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Overbid Like It's 1999

Larry Rosen | November 19, 2012 | Lifestyle Story City Life

This fall’s real estate data confirmed what attentive locals have been sensing for a while: that the market is on a high. The average home price in San Francisco was up 9.2 percent over 2011, and home sales increased by around 14 percent Bay Area–wide. But not everyone in the housing market has cause for celebration. High-end and all-cash buyers are welcome guests at the party. But if you’re a move-up or mid-range buyer, or a first-time buyer without resources for a significant down payment—well, your invitation got lost in the mail.

Move-up buyers are particularly hamstrung. Even though values are up this year, they’re still just below where they were right before the crash in September 2008. (Remember, the pre-crash market had been recording annual increases near or at double digits.) So homeowners who bought between mid-2006 and mid-2008 probably still don’t have enough equity to sell their home and buy something else. And good luck getting a loan in this still-tight mortgage market.

Even those lucky enough to have a healthy down payment and qualify for a mortgage aren’t guaranteed passage through the velvet ropes. Say you’re a tech industry veteran who sold his first company and is working on his second, a Hong Kong resident who does business in San Francisco, or a young software engineer at a startup who unloaded her pre-IPO options on the private market. You can enter this competitive real estate market with an all-cash offer, and homes are yours for the taking. But if you’re someone without deep pockets who’s trying to buy a house the old-fashioned way, you’re pretty much screwed. “If there’s a choice between a buyer with a substantial down payment and a cash buyer, the cash buyer will almost always win,” says Bobbi Decker, the National Association of Realtors director for San Mateo County.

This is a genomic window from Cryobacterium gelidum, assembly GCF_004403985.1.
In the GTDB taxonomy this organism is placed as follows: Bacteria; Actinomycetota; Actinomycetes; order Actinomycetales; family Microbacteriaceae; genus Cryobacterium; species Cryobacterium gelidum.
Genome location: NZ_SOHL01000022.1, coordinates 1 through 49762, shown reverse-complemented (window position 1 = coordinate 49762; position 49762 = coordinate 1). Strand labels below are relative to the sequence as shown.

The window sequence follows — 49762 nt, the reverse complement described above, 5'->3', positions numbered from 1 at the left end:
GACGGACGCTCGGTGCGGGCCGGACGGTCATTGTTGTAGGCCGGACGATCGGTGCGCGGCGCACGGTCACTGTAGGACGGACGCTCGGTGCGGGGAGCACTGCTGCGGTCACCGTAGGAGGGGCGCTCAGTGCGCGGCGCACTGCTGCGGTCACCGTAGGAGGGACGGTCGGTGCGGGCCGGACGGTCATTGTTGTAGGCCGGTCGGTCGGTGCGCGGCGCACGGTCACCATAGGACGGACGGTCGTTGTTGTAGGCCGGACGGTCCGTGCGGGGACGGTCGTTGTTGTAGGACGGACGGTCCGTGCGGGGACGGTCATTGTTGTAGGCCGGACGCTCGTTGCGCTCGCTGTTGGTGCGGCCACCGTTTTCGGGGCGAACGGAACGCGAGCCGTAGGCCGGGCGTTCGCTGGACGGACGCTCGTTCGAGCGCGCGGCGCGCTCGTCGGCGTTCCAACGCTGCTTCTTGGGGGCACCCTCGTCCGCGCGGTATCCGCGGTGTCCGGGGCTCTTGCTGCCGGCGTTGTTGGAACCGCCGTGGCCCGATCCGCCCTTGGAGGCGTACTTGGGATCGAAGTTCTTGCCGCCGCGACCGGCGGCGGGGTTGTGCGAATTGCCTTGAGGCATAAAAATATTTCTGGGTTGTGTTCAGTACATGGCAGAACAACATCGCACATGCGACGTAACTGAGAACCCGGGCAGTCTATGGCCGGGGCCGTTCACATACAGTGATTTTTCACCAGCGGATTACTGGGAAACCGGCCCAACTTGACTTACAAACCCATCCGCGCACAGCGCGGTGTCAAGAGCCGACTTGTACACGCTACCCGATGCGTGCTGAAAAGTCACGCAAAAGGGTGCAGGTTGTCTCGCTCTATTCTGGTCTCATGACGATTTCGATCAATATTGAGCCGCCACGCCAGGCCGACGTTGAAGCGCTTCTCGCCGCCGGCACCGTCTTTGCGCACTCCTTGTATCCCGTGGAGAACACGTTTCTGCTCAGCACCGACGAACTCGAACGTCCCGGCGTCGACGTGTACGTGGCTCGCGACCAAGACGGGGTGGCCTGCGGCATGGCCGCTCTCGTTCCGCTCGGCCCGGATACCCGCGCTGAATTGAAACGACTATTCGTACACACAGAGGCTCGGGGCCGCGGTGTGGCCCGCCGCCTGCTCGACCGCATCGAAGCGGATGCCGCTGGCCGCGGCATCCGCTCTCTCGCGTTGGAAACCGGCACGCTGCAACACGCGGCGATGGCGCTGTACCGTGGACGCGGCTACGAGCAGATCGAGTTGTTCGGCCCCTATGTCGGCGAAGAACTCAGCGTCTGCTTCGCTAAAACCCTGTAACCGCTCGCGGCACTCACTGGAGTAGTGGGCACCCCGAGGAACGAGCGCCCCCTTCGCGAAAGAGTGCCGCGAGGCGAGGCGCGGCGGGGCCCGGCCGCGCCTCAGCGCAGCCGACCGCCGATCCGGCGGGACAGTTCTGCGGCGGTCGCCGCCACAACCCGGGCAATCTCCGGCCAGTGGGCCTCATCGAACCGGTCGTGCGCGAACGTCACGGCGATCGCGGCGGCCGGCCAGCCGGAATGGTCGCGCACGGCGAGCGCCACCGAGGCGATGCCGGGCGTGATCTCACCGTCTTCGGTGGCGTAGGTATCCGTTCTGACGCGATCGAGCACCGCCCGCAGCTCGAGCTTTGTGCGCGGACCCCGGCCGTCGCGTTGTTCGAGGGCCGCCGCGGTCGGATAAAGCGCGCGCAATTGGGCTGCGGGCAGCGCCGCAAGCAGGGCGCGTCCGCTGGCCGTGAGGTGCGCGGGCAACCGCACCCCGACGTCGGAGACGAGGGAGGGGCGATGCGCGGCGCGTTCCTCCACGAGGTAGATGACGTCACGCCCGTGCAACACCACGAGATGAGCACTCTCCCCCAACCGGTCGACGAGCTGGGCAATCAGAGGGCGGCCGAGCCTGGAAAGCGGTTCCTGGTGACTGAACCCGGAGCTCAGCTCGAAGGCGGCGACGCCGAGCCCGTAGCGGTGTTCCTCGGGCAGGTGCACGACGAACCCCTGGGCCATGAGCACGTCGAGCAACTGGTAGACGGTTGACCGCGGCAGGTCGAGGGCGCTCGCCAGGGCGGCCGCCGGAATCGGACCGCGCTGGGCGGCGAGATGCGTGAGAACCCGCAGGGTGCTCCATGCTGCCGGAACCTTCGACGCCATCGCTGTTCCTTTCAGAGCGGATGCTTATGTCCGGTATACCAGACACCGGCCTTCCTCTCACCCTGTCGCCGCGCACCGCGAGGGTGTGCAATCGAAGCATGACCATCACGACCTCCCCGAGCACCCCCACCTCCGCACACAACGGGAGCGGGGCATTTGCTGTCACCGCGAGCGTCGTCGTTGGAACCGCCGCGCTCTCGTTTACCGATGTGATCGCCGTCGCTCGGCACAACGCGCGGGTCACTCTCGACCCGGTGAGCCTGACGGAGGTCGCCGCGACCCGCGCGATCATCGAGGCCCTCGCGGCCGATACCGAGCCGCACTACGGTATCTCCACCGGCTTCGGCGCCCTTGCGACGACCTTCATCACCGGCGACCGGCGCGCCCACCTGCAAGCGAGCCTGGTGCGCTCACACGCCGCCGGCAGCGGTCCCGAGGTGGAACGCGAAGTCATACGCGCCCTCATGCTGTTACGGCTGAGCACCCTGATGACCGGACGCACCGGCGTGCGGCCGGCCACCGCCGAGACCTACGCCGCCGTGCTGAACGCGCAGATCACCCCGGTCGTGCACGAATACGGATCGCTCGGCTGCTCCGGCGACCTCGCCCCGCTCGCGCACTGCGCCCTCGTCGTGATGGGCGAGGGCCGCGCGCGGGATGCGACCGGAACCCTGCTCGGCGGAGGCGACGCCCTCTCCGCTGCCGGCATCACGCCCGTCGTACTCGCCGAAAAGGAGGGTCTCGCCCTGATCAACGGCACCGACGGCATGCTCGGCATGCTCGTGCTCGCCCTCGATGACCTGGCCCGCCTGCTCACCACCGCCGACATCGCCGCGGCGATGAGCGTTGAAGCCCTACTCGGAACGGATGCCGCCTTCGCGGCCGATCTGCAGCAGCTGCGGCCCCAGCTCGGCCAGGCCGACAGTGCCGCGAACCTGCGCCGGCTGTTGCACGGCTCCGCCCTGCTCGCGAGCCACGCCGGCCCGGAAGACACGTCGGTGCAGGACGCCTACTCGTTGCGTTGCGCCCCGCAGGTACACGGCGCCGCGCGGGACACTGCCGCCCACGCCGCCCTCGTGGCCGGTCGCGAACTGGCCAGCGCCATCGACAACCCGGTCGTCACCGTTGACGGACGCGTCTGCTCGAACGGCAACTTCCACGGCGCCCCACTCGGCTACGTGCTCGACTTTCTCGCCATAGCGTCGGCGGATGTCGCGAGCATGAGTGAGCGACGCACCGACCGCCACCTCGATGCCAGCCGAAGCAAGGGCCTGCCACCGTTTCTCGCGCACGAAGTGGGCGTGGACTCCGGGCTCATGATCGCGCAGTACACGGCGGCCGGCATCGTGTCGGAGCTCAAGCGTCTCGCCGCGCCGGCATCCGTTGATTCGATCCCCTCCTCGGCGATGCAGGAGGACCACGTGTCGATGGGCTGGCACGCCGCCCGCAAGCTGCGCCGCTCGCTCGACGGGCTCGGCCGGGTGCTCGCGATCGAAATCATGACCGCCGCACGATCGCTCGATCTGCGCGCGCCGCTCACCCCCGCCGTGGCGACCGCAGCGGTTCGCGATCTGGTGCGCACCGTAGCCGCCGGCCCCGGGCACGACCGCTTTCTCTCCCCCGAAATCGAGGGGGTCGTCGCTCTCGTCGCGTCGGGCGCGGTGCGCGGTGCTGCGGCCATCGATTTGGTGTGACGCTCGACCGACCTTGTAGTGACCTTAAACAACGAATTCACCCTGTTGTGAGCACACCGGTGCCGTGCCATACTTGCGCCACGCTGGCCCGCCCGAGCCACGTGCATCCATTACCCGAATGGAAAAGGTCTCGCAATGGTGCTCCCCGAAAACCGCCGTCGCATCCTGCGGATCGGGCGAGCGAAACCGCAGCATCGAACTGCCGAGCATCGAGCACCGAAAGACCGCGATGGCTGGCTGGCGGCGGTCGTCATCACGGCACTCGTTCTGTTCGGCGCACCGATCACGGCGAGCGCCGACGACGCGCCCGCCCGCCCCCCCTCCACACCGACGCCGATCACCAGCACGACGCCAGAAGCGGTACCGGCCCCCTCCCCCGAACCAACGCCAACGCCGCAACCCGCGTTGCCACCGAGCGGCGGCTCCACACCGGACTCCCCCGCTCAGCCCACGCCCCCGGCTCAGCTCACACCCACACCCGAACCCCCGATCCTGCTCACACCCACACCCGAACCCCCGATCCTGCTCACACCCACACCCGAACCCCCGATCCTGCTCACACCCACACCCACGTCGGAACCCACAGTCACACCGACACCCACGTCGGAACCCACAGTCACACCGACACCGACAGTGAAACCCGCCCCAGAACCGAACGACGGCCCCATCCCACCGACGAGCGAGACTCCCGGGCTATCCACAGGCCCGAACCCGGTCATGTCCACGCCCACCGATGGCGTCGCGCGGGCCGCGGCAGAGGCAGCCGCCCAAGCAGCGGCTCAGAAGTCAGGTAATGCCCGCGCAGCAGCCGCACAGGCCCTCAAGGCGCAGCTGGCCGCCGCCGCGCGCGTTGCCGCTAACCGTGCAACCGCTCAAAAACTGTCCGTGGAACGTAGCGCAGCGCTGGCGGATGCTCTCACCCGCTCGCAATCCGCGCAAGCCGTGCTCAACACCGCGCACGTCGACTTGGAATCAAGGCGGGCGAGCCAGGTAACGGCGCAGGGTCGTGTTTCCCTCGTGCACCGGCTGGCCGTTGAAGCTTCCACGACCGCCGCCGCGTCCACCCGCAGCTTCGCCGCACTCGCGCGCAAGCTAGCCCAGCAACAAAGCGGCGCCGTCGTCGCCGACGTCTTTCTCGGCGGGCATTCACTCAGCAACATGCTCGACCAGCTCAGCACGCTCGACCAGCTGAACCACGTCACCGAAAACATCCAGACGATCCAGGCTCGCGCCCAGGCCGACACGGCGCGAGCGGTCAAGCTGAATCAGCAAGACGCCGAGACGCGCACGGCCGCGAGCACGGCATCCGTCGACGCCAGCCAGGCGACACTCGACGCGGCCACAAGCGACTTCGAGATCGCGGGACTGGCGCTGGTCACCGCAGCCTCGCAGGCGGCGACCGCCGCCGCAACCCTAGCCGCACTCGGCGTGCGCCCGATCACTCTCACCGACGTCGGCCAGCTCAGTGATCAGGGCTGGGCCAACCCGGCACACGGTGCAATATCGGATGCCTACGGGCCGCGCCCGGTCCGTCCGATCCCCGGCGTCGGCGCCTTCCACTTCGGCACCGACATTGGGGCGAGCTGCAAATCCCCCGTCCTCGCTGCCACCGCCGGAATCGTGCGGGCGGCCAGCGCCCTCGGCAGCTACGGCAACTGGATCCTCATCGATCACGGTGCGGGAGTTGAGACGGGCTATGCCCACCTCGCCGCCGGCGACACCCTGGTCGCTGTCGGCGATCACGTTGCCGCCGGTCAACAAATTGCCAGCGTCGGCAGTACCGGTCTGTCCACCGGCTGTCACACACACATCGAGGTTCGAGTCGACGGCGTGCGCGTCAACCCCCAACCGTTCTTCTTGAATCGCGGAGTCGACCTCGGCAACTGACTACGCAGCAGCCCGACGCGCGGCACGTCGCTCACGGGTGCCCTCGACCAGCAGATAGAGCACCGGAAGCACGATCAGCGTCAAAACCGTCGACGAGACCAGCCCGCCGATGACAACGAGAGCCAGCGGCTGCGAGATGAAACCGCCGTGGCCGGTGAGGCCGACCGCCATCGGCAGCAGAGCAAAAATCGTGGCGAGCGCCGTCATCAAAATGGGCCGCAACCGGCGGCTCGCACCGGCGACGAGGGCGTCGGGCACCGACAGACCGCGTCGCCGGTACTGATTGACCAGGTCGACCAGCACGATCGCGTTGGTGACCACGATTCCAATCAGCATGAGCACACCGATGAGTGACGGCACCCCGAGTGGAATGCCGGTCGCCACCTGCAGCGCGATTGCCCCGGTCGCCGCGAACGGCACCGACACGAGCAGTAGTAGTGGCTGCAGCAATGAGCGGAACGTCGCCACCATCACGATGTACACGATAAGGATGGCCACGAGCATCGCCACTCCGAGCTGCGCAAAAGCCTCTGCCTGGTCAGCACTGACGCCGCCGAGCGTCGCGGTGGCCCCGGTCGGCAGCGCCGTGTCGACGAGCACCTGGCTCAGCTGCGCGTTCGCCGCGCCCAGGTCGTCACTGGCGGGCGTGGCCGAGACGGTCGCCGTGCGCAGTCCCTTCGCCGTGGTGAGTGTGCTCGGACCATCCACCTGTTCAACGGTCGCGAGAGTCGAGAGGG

The only hope for the rest of us is that the current housing inventory crunch will eventually abate. (In July, the available inventory in the Bay Area was down 57 percent from the previous year.) But in order for that to happen, prices will have to rise enough to allow all those stuck move-up buyers to put their homes on the market. Oh, and loan restrictions will have to ease up, and all-cash buyers will have to find somewhere else to put their bags of money. In the meantime, the party inside is rocking—if you can get past the bouncer.

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